The proposed law, which is set for a vote on Tuesday, is a composite of three drafts authored by the European Parliament, the European Commission, and the EU Council, which met in June to reach a compromise over different versions of the net neutrality rules.
Net neutrality is the principle that Internet service providers (ISPs) should treat all Internet traffic equally, without discriminating against certain types of traffic over others. According to Berners-Lee, the new European law will do precisely the opposite, allowing companies to pay ISPs for preferential treatment, and giving ISPs permission to prioritize certain types of traffic at their discretion.
“When I designed the World Wide Web, I built it as an open platform to foster collaboration and innovation,” Berners-Lee wrote in a letter published by the World Wide Web Foundation on Monday. “The Web evolved into a powerful and ubiquitous platform because I was able to build it on an open network that treated all packets of information equally. This principle of net neutrality has kept the Internet a free and open space since its inception.”
Digital-rights organizations share Berners-Lee’s view that the proposed law contains several flaws, chiefly among them being a broadly defined “specialized services” exception that would allow ISPs to offer Internet “fast lanes” to companies at a higher cost. “If adopted as currently written, these rules will threaten innovation, free speech and privacy, and compromise Europe’s ability to lead in the digital economy,” wrote Berners-Lee.
Last year, the Federal Communications Commission proposed a similar “fast lanes” compromise for net neutrality, but the FCC later abandoned that effort in favor of reclassifying broadband services under Title II of the Communications Act of 1934, which requires ISPs to treat all Internet traffic equally.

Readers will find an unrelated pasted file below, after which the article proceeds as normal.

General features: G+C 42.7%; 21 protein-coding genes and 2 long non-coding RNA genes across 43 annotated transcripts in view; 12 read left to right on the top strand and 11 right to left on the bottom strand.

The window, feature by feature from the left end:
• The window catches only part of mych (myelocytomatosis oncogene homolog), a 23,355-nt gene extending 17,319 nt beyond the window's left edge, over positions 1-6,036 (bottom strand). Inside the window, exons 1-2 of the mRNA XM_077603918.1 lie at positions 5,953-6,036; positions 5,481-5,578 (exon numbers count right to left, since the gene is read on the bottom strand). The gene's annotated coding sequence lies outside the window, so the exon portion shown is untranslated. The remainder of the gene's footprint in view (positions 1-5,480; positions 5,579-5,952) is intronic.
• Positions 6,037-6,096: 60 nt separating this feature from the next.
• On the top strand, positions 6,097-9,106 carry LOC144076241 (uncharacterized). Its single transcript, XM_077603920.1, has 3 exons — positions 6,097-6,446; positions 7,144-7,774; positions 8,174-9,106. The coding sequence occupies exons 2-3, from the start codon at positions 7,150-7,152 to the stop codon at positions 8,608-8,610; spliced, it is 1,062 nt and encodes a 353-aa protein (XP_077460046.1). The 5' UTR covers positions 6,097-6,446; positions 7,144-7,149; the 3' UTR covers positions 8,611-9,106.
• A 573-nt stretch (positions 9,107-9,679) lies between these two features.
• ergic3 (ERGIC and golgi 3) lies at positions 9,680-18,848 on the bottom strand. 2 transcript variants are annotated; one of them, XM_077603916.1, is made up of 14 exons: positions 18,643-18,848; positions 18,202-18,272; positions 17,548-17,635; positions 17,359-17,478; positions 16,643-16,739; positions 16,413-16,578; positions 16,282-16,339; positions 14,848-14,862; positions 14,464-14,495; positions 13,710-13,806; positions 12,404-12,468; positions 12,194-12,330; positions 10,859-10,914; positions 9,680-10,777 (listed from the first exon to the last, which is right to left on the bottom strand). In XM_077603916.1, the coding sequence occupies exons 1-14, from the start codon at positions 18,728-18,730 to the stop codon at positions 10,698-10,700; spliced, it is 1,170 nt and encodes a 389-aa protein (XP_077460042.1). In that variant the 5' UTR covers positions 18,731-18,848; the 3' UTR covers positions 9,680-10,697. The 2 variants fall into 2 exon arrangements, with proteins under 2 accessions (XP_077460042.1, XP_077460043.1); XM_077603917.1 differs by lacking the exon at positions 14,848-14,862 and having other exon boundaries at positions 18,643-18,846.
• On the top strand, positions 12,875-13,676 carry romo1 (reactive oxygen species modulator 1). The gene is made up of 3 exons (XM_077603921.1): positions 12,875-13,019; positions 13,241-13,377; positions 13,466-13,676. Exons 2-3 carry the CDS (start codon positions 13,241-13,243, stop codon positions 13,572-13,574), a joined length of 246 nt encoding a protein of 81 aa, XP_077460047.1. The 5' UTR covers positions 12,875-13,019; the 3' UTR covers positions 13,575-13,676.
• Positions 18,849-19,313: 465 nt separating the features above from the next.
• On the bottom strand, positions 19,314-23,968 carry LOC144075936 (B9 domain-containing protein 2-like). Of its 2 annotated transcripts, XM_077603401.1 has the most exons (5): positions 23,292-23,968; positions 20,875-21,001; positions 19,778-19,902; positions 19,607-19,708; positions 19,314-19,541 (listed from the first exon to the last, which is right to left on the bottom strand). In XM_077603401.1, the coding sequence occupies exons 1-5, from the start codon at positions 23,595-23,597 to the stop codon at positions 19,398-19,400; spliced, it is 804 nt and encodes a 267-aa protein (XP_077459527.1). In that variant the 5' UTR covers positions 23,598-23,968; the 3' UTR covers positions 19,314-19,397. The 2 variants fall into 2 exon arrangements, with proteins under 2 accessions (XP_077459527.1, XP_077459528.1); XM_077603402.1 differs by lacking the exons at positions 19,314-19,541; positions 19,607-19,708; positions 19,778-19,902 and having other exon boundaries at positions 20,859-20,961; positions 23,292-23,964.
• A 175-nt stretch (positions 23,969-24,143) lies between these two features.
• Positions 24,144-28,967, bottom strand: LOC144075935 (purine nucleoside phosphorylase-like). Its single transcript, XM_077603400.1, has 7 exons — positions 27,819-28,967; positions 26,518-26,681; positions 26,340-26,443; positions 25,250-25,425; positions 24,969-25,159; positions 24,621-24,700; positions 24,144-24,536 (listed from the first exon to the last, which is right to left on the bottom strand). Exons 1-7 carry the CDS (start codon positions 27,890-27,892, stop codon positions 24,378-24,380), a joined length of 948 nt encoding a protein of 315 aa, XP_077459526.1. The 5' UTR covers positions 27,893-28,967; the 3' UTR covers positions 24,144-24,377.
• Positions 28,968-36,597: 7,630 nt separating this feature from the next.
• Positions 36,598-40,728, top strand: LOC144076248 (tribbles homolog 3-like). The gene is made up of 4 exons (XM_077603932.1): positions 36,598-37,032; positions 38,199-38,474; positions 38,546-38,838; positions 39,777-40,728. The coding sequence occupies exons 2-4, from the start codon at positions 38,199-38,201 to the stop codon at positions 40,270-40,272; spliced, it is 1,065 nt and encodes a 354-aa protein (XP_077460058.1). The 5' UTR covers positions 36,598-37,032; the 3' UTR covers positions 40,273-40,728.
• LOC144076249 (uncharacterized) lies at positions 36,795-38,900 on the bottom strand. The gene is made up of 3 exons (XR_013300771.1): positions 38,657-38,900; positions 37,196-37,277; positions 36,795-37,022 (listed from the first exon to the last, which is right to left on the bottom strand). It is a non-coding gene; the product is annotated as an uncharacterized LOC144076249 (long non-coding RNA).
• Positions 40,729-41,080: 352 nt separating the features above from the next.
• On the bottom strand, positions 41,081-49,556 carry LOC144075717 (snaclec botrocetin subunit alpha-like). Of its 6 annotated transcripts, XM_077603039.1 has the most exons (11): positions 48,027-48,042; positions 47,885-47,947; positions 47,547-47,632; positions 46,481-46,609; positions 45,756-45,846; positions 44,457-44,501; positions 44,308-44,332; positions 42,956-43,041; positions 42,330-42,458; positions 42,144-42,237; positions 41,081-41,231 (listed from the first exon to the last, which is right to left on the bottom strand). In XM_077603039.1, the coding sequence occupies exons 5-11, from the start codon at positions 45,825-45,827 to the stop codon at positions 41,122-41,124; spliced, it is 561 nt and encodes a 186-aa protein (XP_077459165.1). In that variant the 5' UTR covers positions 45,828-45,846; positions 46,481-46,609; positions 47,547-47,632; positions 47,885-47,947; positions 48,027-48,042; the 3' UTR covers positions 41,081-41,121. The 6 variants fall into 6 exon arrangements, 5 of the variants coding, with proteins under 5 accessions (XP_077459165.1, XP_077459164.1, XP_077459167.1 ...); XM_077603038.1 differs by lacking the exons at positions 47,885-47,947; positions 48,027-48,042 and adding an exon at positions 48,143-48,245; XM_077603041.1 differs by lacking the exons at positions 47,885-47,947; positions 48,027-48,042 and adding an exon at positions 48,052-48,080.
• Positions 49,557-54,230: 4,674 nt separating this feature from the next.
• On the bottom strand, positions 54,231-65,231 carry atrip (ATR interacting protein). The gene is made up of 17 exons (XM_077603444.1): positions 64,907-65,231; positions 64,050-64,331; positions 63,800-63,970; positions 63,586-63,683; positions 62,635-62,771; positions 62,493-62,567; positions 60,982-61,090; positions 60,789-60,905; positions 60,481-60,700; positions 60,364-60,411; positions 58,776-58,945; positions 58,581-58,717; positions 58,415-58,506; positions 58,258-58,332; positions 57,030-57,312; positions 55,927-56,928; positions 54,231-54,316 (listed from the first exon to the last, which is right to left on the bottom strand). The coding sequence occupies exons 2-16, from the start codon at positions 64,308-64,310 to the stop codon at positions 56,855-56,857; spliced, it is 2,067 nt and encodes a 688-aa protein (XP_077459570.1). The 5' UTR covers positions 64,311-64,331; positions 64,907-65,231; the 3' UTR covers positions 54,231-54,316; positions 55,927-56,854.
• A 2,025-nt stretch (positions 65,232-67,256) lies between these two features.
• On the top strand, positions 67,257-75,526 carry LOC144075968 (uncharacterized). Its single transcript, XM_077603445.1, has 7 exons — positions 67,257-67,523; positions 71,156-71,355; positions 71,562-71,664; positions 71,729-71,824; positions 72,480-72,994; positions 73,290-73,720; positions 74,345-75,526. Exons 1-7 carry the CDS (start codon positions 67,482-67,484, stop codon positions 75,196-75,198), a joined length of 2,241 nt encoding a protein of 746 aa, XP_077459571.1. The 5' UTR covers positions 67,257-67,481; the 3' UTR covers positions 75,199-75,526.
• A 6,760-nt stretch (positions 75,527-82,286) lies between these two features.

The FCC’s reclassification is seen as a win for open-Internet advocates, but it continues to face legal challenges from the Internet-provider industry as well as conservative politicians, like 2016 presidential candidate and former Florida Gov. Jeb Bush, who see it as a burdensome regulation on the private sector.
Joining the activists behind the website SaveTheInternet.eu, Berners-Lee is urging lawmakers to adopt four amendments that he says “strengthen and clarify” the proposed E.U. net neutrality rules.
From his letter:
- The current proposal allows ISPs to create fast lanes for companies that pay to have their content load faster by calling them “specialized services”. Fast lanes will make it harder for anyone who can’t pay extra fees — start-ups, small businesses, artists, activists, and educators in Europe and around the globe — to reach Europeans online. MEPs should vote for the amendments that close the so-called “specialized services” loophole to prevent the creation of online fast lanes and keep the Internet a level playing field.
- The current proposal permits ISPs to exempt applications from users’ monthly bandwidth cap (“zero-rating”). Economic discrimination is just as harmful as technical discrimination, so ISPs will still be able to pick winners and losers online. MEPs should adopt the amendments that allow member states to create their own rules regulating the harmful practice of zero-rating. That way, States which have already banned this practice will be able to continue to do so, while others can move to protect innovation if they choose.
- The proposal allows ISPs to define classes of services, and speed up or slow down traffic in those classes, even in the absence of congestion. As well as harming competition, this also discourages encryption: many ISPs lump all encrypted services together in a single class, and throttle that class. MEPs should vote for the amendments that ban class-based discrimination to protect users, competition, privacy, and innovation online.
- The proposal allows ISPs to prevent “impending” congestion. That means that ISPs can slow down traffic anytime, arguing that congestion was just about to happen. MEPs should vote to close this loophole.
“These problems jeopardize the future of the startup innovation and economic growth in the EU,” the letter says. “We believe that the future of the open Internet in Europe is at stake and urgent action is warranted.”
Illustration by Max Fleishman